At the start of today’s Minnesota Wild practice at the Scotiabank Saddledome, Wild Head Coach acknowledged that Zach Parise was named captain and Ryan Suter an alternate captain of the United States Olympic team. The club gave a rousing stick tap, hockey’s equivalent to a standing ovation.
Of course, the announcement that Parise would wear the ‘C’ and Suter the ‘A’ for the U.S. was made around noon, State of Hockey Time. Wild.com had the news and video of Parise talking about the honor. WildTV spoke with Suter after practice and that video will be posted online shortly.
“The fact that those guys wear a Minnesota Wild sweater, we’re all very proud,” Yeo said. “What you want from a leader, when he steps over the boards and everyone is watching him, you want them to say, 'Okay, that’s how I have to do it,' and that’s what you get from Zach.”
Since he was informed he would serve as captain on Tuesday, Parise has been hotter than a tanning bed in the Sahara Desert. In his last two games, Parise has three goals and four assists.
After the pleasantries, it was all business on the ice. Minnesota went through a short, yet, intense practice after yesterday’s 5-4 loss to the Colorado Avalanche.
During the team’s line rushes and defensive zone coverage, the forward units had a different look from last night. Well, with the exception of a third period group that was pretty successful. Parise, Mikael Granlund and Jason Pominville accounted for three goals and five assists as the club fell just short in a comeback attempt against Colorado. Obviously after that performance, the Granlund, Parise and Pominville line was intact today. We can expect them to be together again tomorrow as the team skates against the Calgary Flames to close out a four-game road trip.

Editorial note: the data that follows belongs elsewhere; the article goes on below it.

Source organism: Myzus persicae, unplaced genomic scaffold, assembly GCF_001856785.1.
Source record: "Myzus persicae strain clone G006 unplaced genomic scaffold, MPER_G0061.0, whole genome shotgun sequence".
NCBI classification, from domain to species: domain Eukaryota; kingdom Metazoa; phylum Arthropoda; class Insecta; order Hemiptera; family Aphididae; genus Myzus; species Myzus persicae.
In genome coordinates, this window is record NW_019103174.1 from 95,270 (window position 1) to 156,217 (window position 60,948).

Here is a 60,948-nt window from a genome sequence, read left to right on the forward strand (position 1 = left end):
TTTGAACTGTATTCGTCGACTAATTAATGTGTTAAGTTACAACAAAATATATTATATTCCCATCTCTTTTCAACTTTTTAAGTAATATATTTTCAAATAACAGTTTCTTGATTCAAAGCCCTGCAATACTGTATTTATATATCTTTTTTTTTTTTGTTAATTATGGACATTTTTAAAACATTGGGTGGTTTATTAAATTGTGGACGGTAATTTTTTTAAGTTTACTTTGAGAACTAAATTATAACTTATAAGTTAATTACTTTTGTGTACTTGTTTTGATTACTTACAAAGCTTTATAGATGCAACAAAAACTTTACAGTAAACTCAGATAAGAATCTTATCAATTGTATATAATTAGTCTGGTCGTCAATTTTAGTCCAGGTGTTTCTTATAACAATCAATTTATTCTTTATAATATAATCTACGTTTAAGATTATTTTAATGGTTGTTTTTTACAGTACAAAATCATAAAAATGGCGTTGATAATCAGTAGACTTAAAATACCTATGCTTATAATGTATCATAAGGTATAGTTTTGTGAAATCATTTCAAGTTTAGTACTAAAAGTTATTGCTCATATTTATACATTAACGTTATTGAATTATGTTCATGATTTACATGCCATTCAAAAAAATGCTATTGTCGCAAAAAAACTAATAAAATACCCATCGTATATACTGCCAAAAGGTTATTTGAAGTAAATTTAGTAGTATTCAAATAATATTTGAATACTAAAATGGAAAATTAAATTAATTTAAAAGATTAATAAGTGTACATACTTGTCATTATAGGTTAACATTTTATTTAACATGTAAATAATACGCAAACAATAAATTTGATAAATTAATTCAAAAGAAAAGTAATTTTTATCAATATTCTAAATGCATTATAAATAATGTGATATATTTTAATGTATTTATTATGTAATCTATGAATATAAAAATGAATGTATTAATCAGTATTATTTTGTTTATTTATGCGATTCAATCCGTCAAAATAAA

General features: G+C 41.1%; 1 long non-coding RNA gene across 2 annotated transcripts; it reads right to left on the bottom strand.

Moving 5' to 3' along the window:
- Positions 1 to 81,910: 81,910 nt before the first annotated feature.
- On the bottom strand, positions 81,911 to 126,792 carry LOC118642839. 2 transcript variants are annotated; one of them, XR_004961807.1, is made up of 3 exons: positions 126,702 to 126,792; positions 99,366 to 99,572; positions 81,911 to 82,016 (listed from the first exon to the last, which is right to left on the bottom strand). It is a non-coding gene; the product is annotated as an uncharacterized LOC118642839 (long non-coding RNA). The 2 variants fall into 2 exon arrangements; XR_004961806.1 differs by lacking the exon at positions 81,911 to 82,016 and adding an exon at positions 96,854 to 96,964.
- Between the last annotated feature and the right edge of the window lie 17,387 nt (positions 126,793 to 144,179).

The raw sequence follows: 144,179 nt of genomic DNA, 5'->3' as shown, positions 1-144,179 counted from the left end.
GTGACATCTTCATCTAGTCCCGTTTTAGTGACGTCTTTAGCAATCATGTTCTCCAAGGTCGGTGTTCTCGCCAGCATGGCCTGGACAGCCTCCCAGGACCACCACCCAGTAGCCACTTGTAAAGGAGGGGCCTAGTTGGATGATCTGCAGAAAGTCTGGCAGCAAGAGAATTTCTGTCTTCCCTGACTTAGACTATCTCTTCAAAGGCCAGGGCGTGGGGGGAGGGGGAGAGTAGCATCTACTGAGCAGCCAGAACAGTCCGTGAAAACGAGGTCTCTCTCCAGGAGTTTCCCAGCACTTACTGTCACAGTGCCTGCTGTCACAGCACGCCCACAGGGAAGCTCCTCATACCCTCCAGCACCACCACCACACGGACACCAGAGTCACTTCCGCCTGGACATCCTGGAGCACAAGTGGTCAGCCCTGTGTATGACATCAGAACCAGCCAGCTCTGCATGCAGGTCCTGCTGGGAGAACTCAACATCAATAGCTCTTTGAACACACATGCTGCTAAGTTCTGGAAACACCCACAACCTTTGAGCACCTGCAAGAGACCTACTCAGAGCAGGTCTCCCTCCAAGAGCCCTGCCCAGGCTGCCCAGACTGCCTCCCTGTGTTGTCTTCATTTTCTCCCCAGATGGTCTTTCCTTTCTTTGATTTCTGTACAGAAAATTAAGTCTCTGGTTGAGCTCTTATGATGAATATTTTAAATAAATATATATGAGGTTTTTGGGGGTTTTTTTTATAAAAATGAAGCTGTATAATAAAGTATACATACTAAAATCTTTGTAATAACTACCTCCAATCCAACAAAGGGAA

“I would say there is a good chance of that,” Yeo said. “The way those guys went out and performed, they showed some chemistry. They did it the right way and were a threat every time they were on the ice.
“We’ll get them together and see if they can keep rolling.”
The only other three-man unit today (I’ll explain momentarily) was Charlie Coyle centering Jason Zucker and Dany Heatley. They had some success earlier in the month, but were split when Parise returned from Injured Reserve before playing the Chicago Blackhawks on Jan. 23. By the sounds and looks of it, they will be together tomorrow when the Wild faces the Calgary Flames.
“That’s something we’ll go back to," Yeo said. "When Zach came back in we knew there would be a trickle effect throughout the whole lineup. Let’s see if they can recapture that chemistry and get some results."
As for the other two forward lines, they rotated between four players. Kyle Brodziak was at center while Matt Cooke, Torrey Mitchell and Nino Niederreiter took turns rotating at wing. Erik Haula was between a mix of Justin Fontaine, Stephane Veilleux and Mike Rupp.
However, after practice Yeo was mum on tomorrow’s lineup. He also said that the team would take the goaltending decision into tomorrow. Against Colorado, Darcy Kuemper was pulled in favor of Niklas Backstrom, but Yeo said that it wasn’t an indictment on the way Kuemper was playing, rather a move to try and change the game’s momentum.
That subhead might’ve been a little misleading, because there isn’t much of a Jared Spurgeon update today. He practiced, looked like he was moving well and had some contact in the team’s defensive zone battle drills. Spurgeon wasn’t in a consistent pair and Yeo didn’t give any updates in regards to tomorrow’s contest, but said, “he’s got some strong battle” which is a good sign.
Hot in January
Apparently the Polar Vortex didn't have much of an effect on the Wild's hot play in January. Despite a disappointing loss last night to the Avalanche, the Wild still had its best January in franchise history. The Wild was 9-4-1 (setting a franchise mark for wins and points with 19) during the month and was without key players, including Parise, Spurgeon, Mikko Koivu and Josh Harding, for much of the time. That's a credit to the team's depth and players stepping up when they got the chance.